Terri Schiavo, R.I.P.

Terri Schiavo, R.I.P.

Terri Schiavo, R.I.P.

The latest chatter in cyberspace.
March 31 2005 5:40 PM

Terri Schiavo, R.I.P.

Bloggers bid farewell to Terri Schiavo, rail against religious leaders fighting a Jerusalem gay pride festival, and doubt an international scientific team's findings that humans are exhausting the world's natural resources.

Terri Schiavo, R.I.P.: Terri Schiavo died today, 13 days after her feeding tube was removed. Her body was quickly brought to the Pinellas County medical examiner's office; her husband Michael Schiavo hopes an autopsy will show that she had suffered irreversible brain damage.

"One more scalp for the Liberals," declares right-wing diarist Mike from Musings of a Fat Kid. Most bloggers are less combative, though. Conservative columnist Michelle Malkin posts Dylan Thomas' "And Death Shall Have No Dominion." At Outside the Beltway, political scientist and defense specialist James Joyner arranges an archive of news and opinion on the Schiavo case.

"She's now in the hands of her creator. It seems to me any more political talk should cease for a while," writes ambivalent Republican Andrew Sullivan. "The moral questions linger, however," he says. Trying in vain to extract a single, simple stance on the case from Catholic doctrine, Sullivan writes, "We can say, however, that Michael Schiavo's record is certainly within the scope of the Church's historical understanding of what the moral obligations toward his wife are." At keepstumblin, Brooklyn-based Ben doubts the public will be as accepting as Sullivan. "I suspect she will posthumously become the poster child for the cause, her husband will continue to be demonized by these people, and her parents will be portrayed as long suffering (which they are, but not for the reasons they should be) and devout."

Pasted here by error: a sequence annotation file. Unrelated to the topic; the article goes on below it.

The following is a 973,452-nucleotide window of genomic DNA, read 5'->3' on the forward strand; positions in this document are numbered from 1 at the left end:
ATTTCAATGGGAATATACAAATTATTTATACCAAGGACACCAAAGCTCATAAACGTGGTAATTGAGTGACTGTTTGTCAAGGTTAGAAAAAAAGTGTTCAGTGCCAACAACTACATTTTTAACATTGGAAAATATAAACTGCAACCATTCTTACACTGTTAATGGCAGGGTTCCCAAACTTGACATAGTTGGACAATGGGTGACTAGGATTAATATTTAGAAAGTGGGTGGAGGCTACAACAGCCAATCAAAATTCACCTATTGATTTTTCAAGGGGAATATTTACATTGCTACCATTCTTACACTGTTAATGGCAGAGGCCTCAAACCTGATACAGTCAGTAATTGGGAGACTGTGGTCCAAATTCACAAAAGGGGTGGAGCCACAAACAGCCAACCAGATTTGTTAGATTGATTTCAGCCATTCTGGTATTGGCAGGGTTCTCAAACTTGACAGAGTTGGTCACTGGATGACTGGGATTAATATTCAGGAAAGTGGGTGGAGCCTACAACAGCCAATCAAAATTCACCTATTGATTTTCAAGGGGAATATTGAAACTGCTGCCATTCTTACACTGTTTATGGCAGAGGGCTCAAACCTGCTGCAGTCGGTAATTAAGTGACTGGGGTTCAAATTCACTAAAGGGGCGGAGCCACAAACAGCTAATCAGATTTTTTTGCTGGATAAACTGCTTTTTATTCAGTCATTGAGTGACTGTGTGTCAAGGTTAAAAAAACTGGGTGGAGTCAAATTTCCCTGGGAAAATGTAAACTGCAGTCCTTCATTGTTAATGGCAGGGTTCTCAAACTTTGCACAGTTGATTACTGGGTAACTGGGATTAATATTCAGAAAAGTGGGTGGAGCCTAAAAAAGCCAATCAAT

Read the latest blog posts on Terri Schiavo here and Slate's coverage here.

Faith against pride: Jewish, Christian, and Muslim leaders met in Jerusalem on Wednesday to protest an upcoming gay pride festival. "They are creating a deep and terrible sorrow that is unbearable," said Israel's Sephardic chief rabbi. "We can't permit anybody to come and make the Holy City dirty. This is very ugly and very nasty to have these people come to Jerusalem," said Abdel Aziz Bukhari, a Sufi sheik.

"What, I'm sure you're asking, has finally brought together the Jews, the Christians and the Muslims who populate Jerusalem, groups who have hated and fought each other for centuries?" asks unrepentant Howard Dean-supporter Dan of this is not my dot com. "Well, thank goodness, it looks like they don't hate each other nearly as much as they collectively hate queers!" Pointing to the peaceful unity of religions more known for feuding than cooperation, Mike D. from MemeFirst suggests, "Maybe bigotry is the answer to the world's problems." At Vegacura, politics-and-baseball blogger John agrees: "Perhaps announcing a Gay Pride Parade in Baghdad is just the thing to bring everyone together peacefully and bring an end to the insurgency in Iraq."

Read more about the conference here.

Are 1,300 scientists crying wolf?: A report, released today and backed by more than 1300 scientists from 95 countries, suggests that "the human race is living beyond its means" and that two-thirds of the world's resources have been "used up." The comprehensive survey "concludes that human activities threaten the Earth's ability to sustain future generations."

Most bloggers aren't buying it. At Liberty Corner, libertarian retiree Thomas Anger pooh-poohs the warnings, linking to another story full of dire, and ultimately inaccurate, estimates. "You'd think they'd have learned this stuff doesn't fly," writes former DJ Eric Florack at BitsBlog. "I guess perhaps the problem is it flies too often." GOP Blogger Mark Noonan rolls his eyes as well: "Just another gloom and doom bit of enviro-whacko nonsense ... those of us who are old enough to remember The Population Bomb and Global 2000 know precisely how much stock to put into environmentalist predictions of looming global catastrophe: zero."

"I can't help but wonder what the motives are of people who make these claims," writes M.D. Pat Santy at Doctor Sanity. "The first article describes them as 'scientists', but that seems to me to be going too far. A better description is 'true believer'." Santy admits there are real issues with the way humans relentlessly harvest the planet, but thinks "that reports like the ones described above only try to generate hysteria and circumvent any real discussion and planning that might be done about these issues."

Read more about the survey here and here.

Have a question, comment, or suggestion for Today's Blogs? E-mail todaysblogs@slate.com.

David Wallace-Wells is a writer living in New York.